Cuba with nothing but the Fujifilm X100F

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Daniel Stocker

"My name is Daniel Stocker and I live in the south west of Germany near Stuttgart. Photography is a main part of my free time and of course on vacations my wife and I take. The second passion is traveling the world and getting to know new people and cultures. I have been photographing for the past 14 years building up more and more knowledge on it. I never went to any class, it is all self taught."

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Havana
It has been a long winter and an even longer wait for this vacation which my wife and I had booked back in July of 2017.


A sixteen day holiday split in two parts. Part I was a round trip through Cuba with stops in Havana,  Viñales, Cienfuegos and Trinidad.

The second part was a round trip in Mexico. I will come back to that in a second blog post as it would be far too much to write about in just one post.

Let’s start with Cuba. After a pretty long flight from Frankfurt to Havana we arrived at the airport, collected our luggage and headed straight to the hotel. By the time we arrived it was 9pm and we went to bed without doing much at all.

After a really good night’s sleep it was time to hit the streets of Havana. First stop was the Havana Club museum to see how the famous Cuban rum is produced. That was pretty interesting but a little touristy. None the less I did learn something.

Our tour guide took us right into the heart of Havana where we started the late morning with one of the most delicious Mojito I have ever tasted. And yes even at 11 am a Mojito is a good idea.

Mojito
The Bartender

People, buildings, the wonderful colors and of course the vintage cars are just so photogenic.

My first impression of Havana: This is a photographers Mecca.

After a great lunch in a local restaurant it was time for a ride in on of Cuba’s vintage taxis. Our driver Fidel and as he stated “My name is Fidel, but not Castro” was a real Havanna guy. In is best Spanish he told us all about the city of Havana and the monuments we were passing. And no I don’t really speak Spanish but did manage to understand the one or the other he was talking about. Not to myself – learn Spanish.

Fidel, not Castro

In the evening it was time for a dinner, a Cubata which in Cuba is a Cuba Libre with the seven year Havana Club rum. Delicious I tell you.

The first day passed far too fast and I had the impression that I could have taken even more pictures. But quantity is not everything.

On day two we got into our small bus and drove to the Valley of Viñales. What a difference to Havana.

Viñales
Viñales is a small town on the western part of the island and right in the mountains of Cuba and therefore very different to what you would expect the country to be like. I did not take many pictures in the city, just a few street snaps. The highlight was a dinner at a restaurant called Balcon del Valle with a magnificent view over the valley of Viñales!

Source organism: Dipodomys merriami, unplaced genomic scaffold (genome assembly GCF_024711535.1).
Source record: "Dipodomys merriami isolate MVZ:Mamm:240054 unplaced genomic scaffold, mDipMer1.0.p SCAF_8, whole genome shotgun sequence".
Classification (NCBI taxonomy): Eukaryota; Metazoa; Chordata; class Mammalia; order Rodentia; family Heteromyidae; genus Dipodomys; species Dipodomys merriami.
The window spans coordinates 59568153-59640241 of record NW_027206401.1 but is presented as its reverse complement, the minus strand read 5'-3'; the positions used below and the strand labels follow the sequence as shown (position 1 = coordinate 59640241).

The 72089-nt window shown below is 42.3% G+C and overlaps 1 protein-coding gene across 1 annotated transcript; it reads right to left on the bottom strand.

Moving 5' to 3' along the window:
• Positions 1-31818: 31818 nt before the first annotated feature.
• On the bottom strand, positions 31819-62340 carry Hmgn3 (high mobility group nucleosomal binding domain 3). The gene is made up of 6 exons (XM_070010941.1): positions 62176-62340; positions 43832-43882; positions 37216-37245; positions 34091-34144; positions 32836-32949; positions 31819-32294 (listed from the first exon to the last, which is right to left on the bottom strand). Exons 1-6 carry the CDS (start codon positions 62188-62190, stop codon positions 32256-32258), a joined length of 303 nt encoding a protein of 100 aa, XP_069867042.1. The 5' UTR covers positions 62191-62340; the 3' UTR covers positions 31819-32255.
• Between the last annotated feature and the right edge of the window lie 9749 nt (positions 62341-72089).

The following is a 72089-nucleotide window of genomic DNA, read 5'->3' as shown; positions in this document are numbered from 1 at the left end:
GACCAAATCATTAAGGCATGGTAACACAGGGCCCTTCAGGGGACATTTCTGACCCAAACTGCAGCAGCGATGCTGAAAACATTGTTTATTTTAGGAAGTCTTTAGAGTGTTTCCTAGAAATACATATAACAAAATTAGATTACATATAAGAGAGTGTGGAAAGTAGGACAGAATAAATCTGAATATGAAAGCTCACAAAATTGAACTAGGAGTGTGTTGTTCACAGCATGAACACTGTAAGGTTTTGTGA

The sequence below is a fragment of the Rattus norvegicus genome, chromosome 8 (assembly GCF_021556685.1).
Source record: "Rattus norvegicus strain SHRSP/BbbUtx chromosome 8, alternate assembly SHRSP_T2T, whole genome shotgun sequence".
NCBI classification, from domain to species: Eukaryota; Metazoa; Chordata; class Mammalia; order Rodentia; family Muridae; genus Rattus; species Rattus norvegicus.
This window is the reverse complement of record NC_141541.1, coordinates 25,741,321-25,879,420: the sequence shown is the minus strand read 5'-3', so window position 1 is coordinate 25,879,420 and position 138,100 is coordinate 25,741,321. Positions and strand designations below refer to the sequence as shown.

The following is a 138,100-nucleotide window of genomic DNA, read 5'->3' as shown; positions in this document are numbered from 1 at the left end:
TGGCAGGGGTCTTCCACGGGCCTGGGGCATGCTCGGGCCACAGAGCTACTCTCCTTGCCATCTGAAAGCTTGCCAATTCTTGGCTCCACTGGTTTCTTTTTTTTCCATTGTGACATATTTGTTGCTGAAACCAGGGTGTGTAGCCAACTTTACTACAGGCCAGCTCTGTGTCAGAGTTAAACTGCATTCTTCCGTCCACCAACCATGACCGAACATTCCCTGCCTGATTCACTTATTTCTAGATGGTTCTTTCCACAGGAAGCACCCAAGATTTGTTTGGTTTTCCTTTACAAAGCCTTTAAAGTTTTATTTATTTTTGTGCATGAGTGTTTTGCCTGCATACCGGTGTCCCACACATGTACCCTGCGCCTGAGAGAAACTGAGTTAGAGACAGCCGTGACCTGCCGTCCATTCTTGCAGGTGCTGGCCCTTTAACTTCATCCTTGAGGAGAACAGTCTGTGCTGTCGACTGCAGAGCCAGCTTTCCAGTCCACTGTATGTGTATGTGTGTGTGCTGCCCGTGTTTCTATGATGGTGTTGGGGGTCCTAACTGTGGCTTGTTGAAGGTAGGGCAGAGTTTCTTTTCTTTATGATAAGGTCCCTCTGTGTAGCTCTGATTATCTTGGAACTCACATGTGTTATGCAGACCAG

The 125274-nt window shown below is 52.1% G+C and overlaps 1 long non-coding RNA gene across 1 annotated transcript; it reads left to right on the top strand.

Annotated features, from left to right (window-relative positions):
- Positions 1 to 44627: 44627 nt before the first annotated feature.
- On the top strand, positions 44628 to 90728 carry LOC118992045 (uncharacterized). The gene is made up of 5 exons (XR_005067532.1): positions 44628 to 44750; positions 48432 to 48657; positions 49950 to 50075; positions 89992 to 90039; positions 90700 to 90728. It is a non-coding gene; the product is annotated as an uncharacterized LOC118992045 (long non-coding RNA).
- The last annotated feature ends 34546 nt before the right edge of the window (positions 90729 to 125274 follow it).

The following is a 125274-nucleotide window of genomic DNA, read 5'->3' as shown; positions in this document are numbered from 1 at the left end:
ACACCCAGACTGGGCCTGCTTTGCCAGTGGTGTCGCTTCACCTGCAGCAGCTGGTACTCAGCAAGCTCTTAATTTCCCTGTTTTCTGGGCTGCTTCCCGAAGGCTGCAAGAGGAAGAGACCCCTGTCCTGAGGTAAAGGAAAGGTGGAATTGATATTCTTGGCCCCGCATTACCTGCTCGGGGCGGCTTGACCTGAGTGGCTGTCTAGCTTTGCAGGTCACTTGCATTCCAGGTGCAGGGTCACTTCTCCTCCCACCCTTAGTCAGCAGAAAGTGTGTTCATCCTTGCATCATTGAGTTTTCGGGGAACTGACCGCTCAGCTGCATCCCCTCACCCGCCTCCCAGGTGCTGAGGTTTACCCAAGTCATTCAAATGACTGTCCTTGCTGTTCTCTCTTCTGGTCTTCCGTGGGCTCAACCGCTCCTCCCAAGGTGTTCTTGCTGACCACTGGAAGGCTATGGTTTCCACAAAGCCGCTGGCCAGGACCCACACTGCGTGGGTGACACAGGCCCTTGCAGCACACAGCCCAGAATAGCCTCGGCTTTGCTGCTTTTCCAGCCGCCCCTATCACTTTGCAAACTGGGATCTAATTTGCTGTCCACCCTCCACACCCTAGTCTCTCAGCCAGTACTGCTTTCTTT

Valley of Viñales
Sunset over the Valley of Viñales
The last light Viñales

I think this will be it for part one of the Cuba travel. It might be better to split the vacation up into several blog posts as I fear it will all be too much to read and there will be too many pictures.

Talking about the pictures, these are all developed using the FUJIFILM X RAW STUDIO raw converter. One or another might have been slightly tweaked in Lightroom CC. Nothing more than push or pulling the highlights and shadows and adding a vignette.

Be sure to come back and read more about the day in Cienfuegos and of course the Unesco world heritage city of Trinidad.

And now some random shots from Havana and Viñales.

Puddelgram
Streets of Havanna
The man
At the market
Streets
Watch TV
Colorful
Yellow and blue
Vintage car
Fruit
Colorful fruit
Street market
Vintage car
Down that road you must go
So many vintage cars
Reflections
The glass sphere
Colorful cars
Daytime shot of the Valley of Viñales
Streets of Viñales
Sunset in Viñales
Puddlegram dog
Horse-drawn carriage

Yours,
Stockografie


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  • El Inglés

    Hi Daniel, I am looking forward to the next chapters. Did you find being limited to the 35mm-e of the X100F a bonus or a restraint? If you were to do it all again, would you add an interchangeable lens camera to your bag? Stephen

    • Hi Stephan,

      My apologies for the late reply.
      Ingas some minor IT problems and have been offline for a couple of days.

      Regarding your question. On the whole trip to Cuba and Mexico I only had one moment where I would have liked to have had a telephoto lens. We went to se Flamingos and they were just too far away for the 35mm of the X100F.
      I did not get the shot, shrugged my shoulders and went on and did not look back at the missed.

      At no time at all did I feel limited. Quite the opposite actually. It felt extremely liberating not to have to decide on the lens.

      I would not hesitate to decide exactly the same way and would not pack another camera with an interchangeable lens with me.

      Feel free to head over to http://www.stockografie.de and read part II on the trip to Cuba.

      I do hope I could answer your question. If not drop a line via email which you can also find on my page.

      Cheers
      Daniel

  • darwiniandude

    Lovely. Love the TV shot haha